Breeding, feeding and Iberian Jamòn
The breeding of Iberian pig in the Spanish Dehesa represents a consolidated reality and mainly aimed at obtaining the famous Iberian jamòn. La Dehesa is a wooded area located in the south-west of Spain where it covers an area of about 3 million hectares for about a third used for the wild breeding of the Iberian pig. The wood species that characterize it are those typical of the Mediterranean scrub with an imposing presence of various species of oaks (Quercus ilix, suber and lusitanica). The pigs are grazed in the woods mainly during the fattening phase; due to the seasonal variability, however, the forest is not always able to ensure the full livelihood of the animals. In periods of lower forest productivity, pigs are also fed with commercial feed, and it is precisely on the basis of this food diversification that ham is classified into three different categories:
1. Montanera or Bellota (= acorns) - 2. Recebo - 3. Cebo
Montanera or Bellota: represents the elite product and comes from animals fattened in the woods. Slaughter takes place only after having guaranteed an adequate feeding period based exclusively on acorn and other forest resources in order to ensure a strong qualitative characterization of the product. The latter is fundamentally linked to the acidic composition of the fat which closely reflects that of the acorn, that is, greater richness in monounsaturated fatty acids, oleic in particular. The protection of the product is ensured by control bodies that objectively evaluate the content of fatty acids (palmitic, stearic, oleic and linoleic) whose values, minimum and maximum, are set annually and published by the Spanish Ministry of Agriculture.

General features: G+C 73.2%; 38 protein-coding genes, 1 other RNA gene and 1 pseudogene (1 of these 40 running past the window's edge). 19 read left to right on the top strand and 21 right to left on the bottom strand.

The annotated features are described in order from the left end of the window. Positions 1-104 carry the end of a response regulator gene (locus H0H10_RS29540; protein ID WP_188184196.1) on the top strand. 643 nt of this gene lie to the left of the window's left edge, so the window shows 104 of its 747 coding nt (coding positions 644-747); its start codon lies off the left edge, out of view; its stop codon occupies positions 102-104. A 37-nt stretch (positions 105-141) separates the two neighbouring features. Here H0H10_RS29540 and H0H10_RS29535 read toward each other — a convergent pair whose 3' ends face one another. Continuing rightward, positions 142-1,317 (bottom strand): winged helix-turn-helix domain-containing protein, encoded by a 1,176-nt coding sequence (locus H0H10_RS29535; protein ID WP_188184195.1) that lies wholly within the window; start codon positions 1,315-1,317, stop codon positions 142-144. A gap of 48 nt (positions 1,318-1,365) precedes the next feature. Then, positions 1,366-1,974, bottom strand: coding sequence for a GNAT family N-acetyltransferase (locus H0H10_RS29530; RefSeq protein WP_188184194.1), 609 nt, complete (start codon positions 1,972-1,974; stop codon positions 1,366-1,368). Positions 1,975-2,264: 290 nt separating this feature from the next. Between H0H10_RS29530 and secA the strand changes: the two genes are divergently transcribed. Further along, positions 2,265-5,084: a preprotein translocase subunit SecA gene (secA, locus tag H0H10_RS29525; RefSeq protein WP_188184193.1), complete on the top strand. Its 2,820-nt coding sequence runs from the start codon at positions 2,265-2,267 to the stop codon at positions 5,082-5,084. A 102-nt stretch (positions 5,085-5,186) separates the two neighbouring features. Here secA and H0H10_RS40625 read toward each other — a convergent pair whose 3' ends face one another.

Recebo: it is a product that derives from animals that have not been able to complete their production cycle in the woods, for which they are finished with traditional feed. The commercial value is therefore lower than that of Montenera.
Cebo: comes from animals fed exclusively with traditional feed and, consequently, has the lowest commercial value.
Cerdo Iberico, in analogy with the type of pig widespread in other countries of the Mediterranean basin (Black Pig of Sicily, Casertano, Calabrese, Mora Romagnola, Cinta Senese, Alentejano, Corsican pig) has a colored coat, unlike the northern European breeds with pink skin and white bristles (eg Large White and Landrace).
Cerdo Iberico is present today with different breeds, with the same origin. The main difference is the color, which goes from black to red (some with bristles, others naked).
The size is medium and the muscles are good. The limbs are thin but strong and suitable for grazing.
from La Cinta Senese - Product quality - Carolina Pugliese, Riccardo Bozzi
Department of Zootechnical Sciences, University of Florence
Bellota Ham - Grazing pigs
List of Cerdo Iberian breeds - by Alessio Zanon
Spanish breed almost hairless with very thin limbs.
Rectilinear frontonasal profile, wide and hanging ears.
Present with two varieties: Negro Lampino Pelòn Guadianés and Negro Lampino De la Serena.
Spanish variety obtained by crossing Negro Lampino with the Large black English breed. It has better conformation and high prolificity, but is lower in rusticity than in pure Negro Lampino. It has bristles except for some characteristic regions where it has none.
It is the Spanish Iberian breed with the greatest diffusion with the varieties: R.E. Valdesequera, R.E. Villalòn, R.E Silvela and R.E. Olivenza. In the past, some of these varieties suffered from crossbreeding with the English Tamworth breed.
Spanish breed distributed in the provinces of Cordoba, Seville, Cadiz.
With the varieties: R. Cano (whitish head, called Cano Campinés); R. Dorado (has intense skin pigmentation; also called Dorado Gaditano).
A large number of these subjects have tits like the Casertana breed.
Breed in serious danger of extinction.
Manchado de Jabugo
Spanish breed known since the beginning of the last century.
It derives from various not all known crossings.
Spanish breed originated around 1943.
It was obtained from the merger of 4 lines (Portuguese Envideira, Portuguese Caldeira, Puebla, Campanario).
Two-tone coloring, without noticeable color differences.
Parallel to the Torbiscal other lineages originated (Gamito, Guadyerbas).